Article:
Virtual learning can offer a variety of benefits to districts as well as students. Implementing virtual and online learning can help to ensure that students are ready for college and career, as well as compensate for teacher shortages in critical areas, help to meet the requirements of the Common Core and state standards, and get the most out of limited budget resources.
While administrators have access to more data than ever before, too often they are overwhelmed by the sheer volume of information and are unable to use it strategically. But, the right tools can transform this challenge into an opportunity. Creating dashboards can give district leadership the ability to analyze enormous amounts of disparate data in a simple, visual way, resulting in more effective and informed decision-making throughout the school system.
The number and variety of courses that can be offered in a small rural district is often limited. That was not acceptable to Erik Belcher, superintendent of Fayette Local School District in northwest Ohio.
Computer adaptive tests (CAT) are really growing in
popularity. With an adaptive model, which technology
clearly facilitates, great efficiencies are gained.
One of the newest technologies being applied in K12 today is 3D printing, particularly in integrated STEM courses. This new technology also has potential application beyond engineering classes, providing creative ways to enhance the curriculum in a variety of other subjects.
While administrators have more student information available to them than ever before, the challenge is to use this data effectively and strategically to ensure that students are learning and achieving at high levels, and that district resources are allocated efficiently.
Harford County Public Schools (HCPS) in Maryland was challenged to increase student engagement and to use technology to facilitate learning. The DigitalHARFORD initiative was established two years ago to help infuse the right digital tools and content into newly created active learning environments to inspire all students in the district’s 54 schools. To fulfill that mission, the appropriate solutions had to be chosen and implemented successfully.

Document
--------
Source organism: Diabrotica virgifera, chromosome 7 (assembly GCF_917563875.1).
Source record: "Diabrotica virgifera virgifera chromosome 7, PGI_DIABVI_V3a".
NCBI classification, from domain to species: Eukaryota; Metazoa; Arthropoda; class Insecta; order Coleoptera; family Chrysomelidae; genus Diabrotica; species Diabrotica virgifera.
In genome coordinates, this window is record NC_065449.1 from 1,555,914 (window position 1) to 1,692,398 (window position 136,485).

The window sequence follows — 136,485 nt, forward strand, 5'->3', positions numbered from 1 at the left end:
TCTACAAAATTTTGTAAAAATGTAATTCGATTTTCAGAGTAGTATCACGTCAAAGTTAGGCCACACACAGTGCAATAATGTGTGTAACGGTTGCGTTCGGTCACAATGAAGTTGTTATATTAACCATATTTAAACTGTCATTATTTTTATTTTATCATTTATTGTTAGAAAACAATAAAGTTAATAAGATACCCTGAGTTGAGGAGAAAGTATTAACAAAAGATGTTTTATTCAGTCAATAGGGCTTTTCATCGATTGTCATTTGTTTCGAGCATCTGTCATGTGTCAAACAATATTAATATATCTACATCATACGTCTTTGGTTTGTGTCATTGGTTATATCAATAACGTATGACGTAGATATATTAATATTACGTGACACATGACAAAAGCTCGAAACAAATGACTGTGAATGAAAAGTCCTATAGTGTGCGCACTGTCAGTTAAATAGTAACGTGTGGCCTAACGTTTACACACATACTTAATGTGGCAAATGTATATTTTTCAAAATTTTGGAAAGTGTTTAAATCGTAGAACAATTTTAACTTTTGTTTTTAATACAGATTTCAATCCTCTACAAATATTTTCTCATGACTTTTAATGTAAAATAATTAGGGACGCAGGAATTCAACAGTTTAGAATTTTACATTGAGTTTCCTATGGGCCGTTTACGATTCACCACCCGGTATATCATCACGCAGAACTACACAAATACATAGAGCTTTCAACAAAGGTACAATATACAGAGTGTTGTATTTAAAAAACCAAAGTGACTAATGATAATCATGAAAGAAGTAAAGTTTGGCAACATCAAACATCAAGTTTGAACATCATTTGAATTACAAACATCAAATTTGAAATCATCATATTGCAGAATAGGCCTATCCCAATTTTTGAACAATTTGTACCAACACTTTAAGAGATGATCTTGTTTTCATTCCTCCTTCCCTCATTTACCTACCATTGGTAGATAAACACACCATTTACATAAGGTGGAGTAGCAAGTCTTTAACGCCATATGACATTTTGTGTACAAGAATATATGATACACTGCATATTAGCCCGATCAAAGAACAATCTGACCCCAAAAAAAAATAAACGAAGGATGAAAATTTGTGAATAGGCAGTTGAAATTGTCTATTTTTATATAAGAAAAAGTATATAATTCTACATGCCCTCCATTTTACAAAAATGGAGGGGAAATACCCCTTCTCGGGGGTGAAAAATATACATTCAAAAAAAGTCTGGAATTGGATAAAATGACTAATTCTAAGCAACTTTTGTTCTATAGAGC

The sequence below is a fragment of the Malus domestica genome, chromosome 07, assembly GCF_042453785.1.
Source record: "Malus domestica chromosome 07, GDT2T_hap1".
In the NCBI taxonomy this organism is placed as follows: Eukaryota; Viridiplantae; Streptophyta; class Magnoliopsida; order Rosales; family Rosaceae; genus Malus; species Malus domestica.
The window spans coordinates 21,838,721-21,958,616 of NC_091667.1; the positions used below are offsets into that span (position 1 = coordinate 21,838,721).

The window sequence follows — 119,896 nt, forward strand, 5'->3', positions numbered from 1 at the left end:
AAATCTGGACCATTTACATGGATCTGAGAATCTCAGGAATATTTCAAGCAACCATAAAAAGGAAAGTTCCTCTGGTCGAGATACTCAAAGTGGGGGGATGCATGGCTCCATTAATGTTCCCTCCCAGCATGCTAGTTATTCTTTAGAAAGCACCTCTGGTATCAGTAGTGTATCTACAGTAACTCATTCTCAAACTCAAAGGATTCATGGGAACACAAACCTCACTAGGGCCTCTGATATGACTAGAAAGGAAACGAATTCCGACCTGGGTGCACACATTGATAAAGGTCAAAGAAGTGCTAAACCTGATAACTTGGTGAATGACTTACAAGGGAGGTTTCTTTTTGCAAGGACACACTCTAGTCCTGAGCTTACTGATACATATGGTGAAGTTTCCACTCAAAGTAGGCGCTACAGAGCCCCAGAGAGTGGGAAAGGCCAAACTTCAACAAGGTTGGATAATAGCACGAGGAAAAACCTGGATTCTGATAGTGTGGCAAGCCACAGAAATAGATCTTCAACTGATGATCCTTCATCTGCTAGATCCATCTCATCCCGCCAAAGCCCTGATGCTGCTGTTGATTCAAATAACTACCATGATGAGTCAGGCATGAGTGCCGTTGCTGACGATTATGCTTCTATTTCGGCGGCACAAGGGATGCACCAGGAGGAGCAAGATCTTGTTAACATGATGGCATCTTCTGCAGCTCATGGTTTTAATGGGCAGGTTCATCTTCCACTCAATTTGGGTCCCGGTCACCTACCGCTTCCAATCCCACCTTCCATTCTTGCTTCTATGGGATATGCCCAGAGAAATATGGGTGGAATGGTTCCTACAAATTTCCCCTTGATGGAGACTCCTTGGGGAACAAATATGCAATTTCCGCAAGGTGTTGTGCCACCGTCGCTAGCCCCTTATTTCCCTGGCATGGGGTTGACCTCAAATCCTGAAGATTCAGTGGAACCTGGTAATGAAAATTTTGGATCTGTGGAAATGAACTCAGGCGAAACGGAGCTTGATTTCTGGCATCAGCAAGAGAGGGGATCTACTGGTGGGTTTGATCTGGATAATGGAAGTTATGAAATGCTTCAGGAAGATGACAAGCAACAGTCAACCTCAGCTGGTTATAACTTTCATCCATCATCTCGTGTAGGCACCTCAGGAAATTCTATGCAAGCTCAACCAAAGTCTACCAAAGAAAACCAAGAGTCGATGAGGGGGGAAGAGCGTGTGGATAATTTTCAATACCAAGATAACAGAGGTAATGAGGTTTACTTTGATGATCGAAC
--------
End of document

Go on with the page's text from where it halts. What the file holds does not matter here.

Technology should be one part of an overall blended solution that includes insights from educators and curriculum designers
At the Challenge to Excellence Charter School (C2E) in Parker, Colorado, educators are using tablets and Google tools in surprising ways to foster creativity, collaboration and content creation in grades K-3, while also establishing a foundation of knowledge-seeking skills that students will use in later grades. In this web seminar, educators from C2E discussed how the school is using Android tabletswith Google Play for Education both inside and outside the classroom for research, projects, field trips and more, how these tools have helped students take ownership of their learning, and the keys to a successful implementation at any school or district.
State legislation, local culture, industry thought leaders and other factors influence the approach a school district takes in defining evaluation frameworks for teachers, leaders and staff. These variables give rise to an ever-changing set of policies, standards and evaluation rubrics that add to the complexity of educator effectiveness programs.
Whether you have just begun your blended learning journey, or it is a path you have been traveling down for several years, it’s important to stay dynamic and reflective on your practice in order to ensure that your blended initiative is having a positive impact on student success.
Central Valley School District near Spokane, Washington, hadn’t passed a bond in 17 years. In February 2015, the district overcame its history of failed referendums, a vocal No campaign and a 60 percent voter approval requirement to pass its $121.9 million bond with nearly 70 percent approval.
The need for a secure and protected digital learning environment in districts is paramount, particularly when it comes to online testing. While conducting large-scale online testing requires advanced coordination that is both time-consuming and complex, using iPads can save time and simplify the process, so teachers, students and administrators can focus on teaching and learning, and on being better prepared for online exams.
In this web seminar, originally broadcast on April 14, 2015, educator Kevin Brookhouser discussed ways to empower students by providing them time to drive their own learning, using the simple concept of 20Time: giving students one day a week to work on a project of their choosing—one that serves a real audience and solves a real-world problem.
When administrators consider implementing blended learning, they tend to start with technology, evaluating what they have or what they need. But what happens after the technology—the operational side of things—is what can really make or break a blended learning initiative.